Update: a few people have commented that this article doesn't really reflect the title sufficiently. Fair enough. I've commissioned another article based purely around uncompressed capture and workflow. Hopefully we'll have this soon. Meanwhile, please do read on - it's a fascinating piece about codecs.
Even though flash storage is becoming very cheap very quickly, it'll probably be some time before most productions can store images completely uncompressed, especially as the drive for higher picture quality continues. We may no longer have any real need to push for more resolution, but the current interest in better pixels, embodied as wide colour gamut and high dynamic range, still implies more data.
As such, we're likely to remain dependent on compression algorithms for quite some time and we should take a keen interest in the most effective codecs — the best ways of compressing pictures without distorting them too much. The problem with this is that simply performing tests and deciding that a particular codec is best, is fraught with complication, especially in devices which must be affordable, portable, run from batteries, and encode video in realtime as it's being shot. Because of this, it's not necessarily the case that more sophisticated, more recent codecs work better than older designs.
For instance, on paper, the more recent H.265 standard is better than H.264. H.265 was designed to produce the same image quality at half the bitrate, which immediately sounds like a triumph — we can record pictures that are just as good for twice as long on the same flash card. It certainly will do that under at least some circumstances. Fantastic.
Testing H.264 vs. H.265
Let's verify this by looking at some example images based on the same frame encoded using H.264 and H.265, both at a requested bitrate of 1Kbps. This is a very low bitrate, but it serves to emphasise the differences between encoders — at high bitrates, they'd be much more subtle, at least until the material had been re-encoded a few times through grading and distribution. The contrast has been increased to make sure we can see the compression artefacts. This is the original image, showing the area we're interested in.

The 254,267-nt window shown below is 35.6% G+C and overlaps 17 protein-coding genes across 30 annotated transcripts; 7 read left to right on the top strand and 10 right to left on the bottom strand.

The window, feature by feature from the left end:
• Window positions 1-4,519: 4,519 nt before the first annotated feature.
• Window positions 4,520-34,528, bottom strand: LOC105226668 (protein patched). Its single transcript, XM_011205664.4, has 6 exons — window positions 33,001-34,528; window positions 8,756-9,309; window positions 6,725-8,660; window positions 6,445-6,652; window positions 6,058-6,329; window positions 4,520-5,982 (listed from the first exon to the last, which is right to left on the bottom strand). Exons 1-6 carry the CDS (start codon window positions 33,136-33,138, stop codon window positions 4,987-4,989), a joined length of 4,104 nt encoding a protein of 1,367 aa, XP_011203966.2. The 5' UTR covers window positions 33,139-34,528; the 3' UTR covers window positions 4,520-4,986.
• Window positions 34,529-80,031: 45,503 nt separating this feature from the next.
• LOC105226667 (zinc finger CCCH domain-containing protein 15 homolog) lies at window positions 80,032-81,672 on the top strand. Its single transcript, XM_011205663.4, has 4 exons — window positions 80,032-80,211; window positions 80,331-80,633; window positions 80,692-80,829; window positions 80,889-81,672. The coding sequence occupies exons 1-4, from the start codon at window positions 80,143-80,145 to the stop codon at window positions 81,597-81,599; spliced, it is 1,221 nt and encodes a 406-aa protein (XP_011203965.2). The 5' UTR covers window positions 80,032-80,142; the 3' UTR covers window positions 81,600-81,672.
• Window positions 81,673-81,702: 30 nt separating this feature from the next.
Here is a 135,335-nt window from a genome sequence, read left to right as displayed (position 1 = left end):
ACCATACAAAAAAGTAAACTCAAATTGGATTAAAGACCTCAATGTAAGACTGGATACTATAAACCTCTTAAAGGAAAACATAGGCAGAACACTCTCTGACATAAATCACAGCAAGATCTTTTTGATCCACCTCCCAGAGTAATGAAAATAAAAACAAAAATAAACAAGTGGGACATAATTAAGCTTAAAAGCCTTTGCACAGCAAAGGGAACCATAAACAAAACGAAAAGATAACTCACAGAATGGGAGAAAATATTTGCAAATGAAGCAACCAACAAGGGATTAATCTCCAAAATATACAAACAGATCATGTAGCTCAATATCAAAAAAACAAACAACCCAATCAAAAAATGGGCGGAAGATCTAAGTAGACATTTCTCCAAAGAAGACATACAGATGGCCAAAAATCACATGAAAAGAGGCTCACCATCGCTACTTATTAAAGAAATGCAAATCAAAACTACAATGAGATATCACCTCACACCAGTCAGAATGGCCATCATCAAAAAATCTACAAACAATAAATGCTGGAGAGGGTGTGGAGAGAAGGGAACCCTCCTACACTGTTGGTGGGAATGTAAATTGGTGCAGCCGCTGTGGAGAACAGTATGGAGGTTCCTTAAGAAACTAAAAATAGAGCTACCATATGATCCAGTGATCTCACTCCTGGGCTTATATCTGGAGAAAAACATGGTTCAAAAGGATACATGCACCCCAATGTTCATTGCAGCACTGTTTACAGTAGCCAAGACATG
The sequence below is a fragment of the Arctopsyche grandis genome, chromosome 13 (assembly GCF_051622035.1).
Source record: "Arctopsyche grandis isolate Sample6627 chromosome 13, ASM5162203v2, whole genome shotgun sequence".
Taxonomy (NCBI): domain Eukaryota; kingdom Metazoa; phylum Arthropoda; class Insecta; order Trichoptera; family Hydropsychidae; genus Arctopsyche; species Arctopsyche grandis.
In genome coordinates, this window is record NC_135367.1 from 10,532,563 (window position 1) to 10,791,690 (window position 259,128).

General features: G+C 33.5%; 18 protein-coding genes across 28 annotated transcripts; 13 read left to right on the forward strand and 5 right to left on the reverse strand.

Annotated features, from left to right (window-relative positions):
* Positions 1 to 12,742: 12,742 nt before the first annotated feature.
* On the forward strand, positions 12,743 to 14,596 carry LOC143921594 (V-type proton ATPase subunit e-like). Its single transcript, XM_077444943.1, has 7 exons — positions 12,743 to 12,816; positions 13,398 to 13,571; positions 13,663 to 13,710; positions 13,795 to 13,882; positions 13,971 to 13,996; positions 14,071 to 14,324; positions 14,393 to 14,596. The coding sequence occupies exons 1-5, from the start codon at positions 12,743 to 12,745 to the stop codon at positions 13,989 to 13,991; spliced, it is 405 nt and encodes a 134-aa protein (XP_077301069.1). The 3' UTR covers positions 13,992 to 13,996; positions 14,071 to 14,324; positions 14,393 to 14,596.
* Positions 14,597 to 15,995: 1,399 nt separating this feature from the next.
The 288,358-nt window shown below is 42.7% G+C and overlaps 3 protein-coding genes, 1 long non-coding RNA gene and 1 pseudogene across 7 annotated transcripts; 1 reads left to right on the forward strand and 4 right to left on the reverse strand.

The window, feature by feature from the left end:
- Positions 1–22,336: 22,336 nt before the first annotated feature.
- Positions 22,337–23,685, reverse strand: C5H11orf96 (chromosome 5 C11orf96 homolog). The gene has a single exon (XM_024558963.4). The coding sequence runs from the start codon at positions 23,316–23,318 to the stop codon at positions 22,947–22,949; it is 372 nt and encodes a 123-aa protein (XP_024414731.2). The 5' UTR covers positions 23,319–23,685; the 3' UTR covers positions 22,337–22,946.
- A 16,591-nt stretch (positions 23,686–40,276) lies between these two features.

Test image showing region of interest
Test image encoded in H.264 at 1000kbps
And now H.265, which we would expect to look far better given its improved quality-to-bitrate capability:
Test image encoded in H.265 at 1000kbps
Most people would agree that the H.264 frame looks better, or at least more detailed. Well, that's amazing, and you heard it here first, folks: H.265 is a less effective video compression codec than H.264. Of course, that's not actually true. Both of these images were encoded with a version of the free FFmpeg encoding tool (version N-85469-gf1d80bc, which was recent at the time of writing). User-targeted downloads of FFmpeg include the x264 and x265 encoders, which are implementations of H.264 and H.265 respectively. It provides encoding presets ranging in speed-versus-quality from “ultrafast” to “veryslow.” The H.264 was encoded using the “veryslow” preset, although it still took barely more than real-time on this simple input material. The H.265 frame was encoded using the “ultrafast” preset, which also took about real-time. In general, H.265 should be a few times slower than H.264, because of the more advanced mathematics, although x265 does not represent the same level of maturity, in terms of sheer optimisation effort, as x264.
If we wind the H.265 encoder up to “veryslow,” it produces somewhat more convincing results:
Test image encoded in H.265 at 1000kbps with veryslow preset